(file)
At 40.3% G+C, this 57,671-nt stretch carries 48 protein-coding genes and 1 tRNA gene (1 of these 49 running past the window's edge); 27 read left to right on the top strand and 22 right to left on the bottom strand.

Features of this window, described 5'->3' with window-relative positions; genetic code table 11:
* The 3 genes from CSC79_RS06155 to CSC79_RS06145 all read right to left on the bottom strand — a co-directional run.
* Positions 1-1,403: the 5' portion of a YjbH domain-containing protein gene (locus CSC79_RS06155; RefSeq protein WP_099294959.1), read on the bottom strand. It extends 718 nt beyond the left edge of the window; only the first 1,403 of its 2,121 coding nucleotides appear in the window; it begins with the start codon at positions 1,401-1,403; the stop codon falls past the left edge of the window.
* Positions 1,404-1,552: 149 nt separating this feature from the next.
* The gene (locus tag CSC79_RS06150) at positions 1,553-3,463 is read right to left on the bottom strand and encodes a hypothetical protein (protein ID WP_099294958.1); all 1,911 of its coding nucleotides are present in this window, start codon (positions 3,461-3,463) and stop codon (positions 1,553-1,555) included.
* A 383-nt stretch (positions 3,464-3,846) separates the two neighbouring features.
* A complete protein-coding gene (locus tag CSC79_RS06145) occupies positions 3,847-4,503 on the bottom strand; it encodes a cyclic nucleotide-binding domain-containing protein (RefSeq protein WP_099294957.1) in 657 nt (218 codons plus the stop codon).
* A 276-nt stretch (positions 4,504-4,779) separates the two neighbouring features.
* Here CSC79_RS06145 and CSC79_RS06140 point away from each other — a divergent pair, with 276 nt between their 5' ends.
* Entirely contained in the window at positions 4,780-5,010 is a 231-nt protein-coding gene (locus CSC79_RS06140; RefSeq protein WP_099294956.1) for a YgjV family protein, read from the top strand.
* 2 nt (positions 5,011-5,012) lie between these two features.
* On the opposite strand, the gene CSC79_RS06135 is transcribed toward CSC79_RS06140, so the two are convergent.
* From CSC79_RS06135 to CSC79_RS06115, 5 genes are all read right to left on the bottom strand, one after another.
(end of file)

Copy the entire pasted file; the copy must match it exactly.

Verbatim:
At 40.3% G+C, this 57,671-nt stretch carries 48 protein-coding genes and 1 tRNA gene (1 of these 49 running past the window's edge); 27 read left to right on the top strand and 22 right to left on the bottom strand.

Features of this window, described 5'->3' with window-relative positions; genetic code table 11:
* The 3 genes from CSC79_RS06155 to CSC79_RS06145 all read right to left on the bottom strand — a co-directional run.
* Positions 1-1,403: the 5' portion of a YjbH domain-containing protein gene (locus CSC79_RS06155; RefSeq protein WP_099294959.1), read on the bottom strand. It extends 718 nt beyond the left edge of the window; only the first 1,403 of its 2,121 coding nucleotides appear in the window; it begins with the start codon at positions 1,401-1,403; the stop codon falls past the left edge of the window.
* Positions 1,404-1,552: 149 nt separating this feature from the next.
* The gene (locus tag CSC79_RS06150) at positions 1,553-3,463 is read right to left on the bottom strand and encodes a hypothetical protein (protein ID WP_099294958.1); all 1,911 of its coding nucleotides are present in this window, start codon (positions 3,461-3,463) and stop codon (positions 1,553-1,555) included.
* A 383-nt stretch (positions 3,464-3,846) separates the two neighbouring features.
* A complete protein-coding gene (locus tag CSC79_RS06145) occupies positions 3,847-4,503 on the bottom strand; it encodes a cyclic nucleotide-binding domain-containing protein (RefSeq protein WP_099294957.1) in 657 nt (218 codons plus the stop codon).
* A 276-nt stretch (positions 4,504-4,779) separates the two neighbouring features.
* Here CSC79_RS06145 and CSC79_RS06140 point away from each other — a divergent pair, with 276 nt between their 5' ends.
* Entirely contained in the window at positions 4,780-5,010 is a 231-nt protein-coding gene (locus CSC79_RS06140; RefSeq protein WP_099294956.1) for a YgjV family protein, read from the top strand.
* 2 nt (positions 5,011-5,012) lie between these two features.
* On the opposite strand, the gene CSC79_RS06135 is transcribed toward CSC79_RS06140, so the two are convergent.
* From CSC79_RS06135 to CSC79_RS06115, 5 genes are all read right to left on the bottom strand, one after another.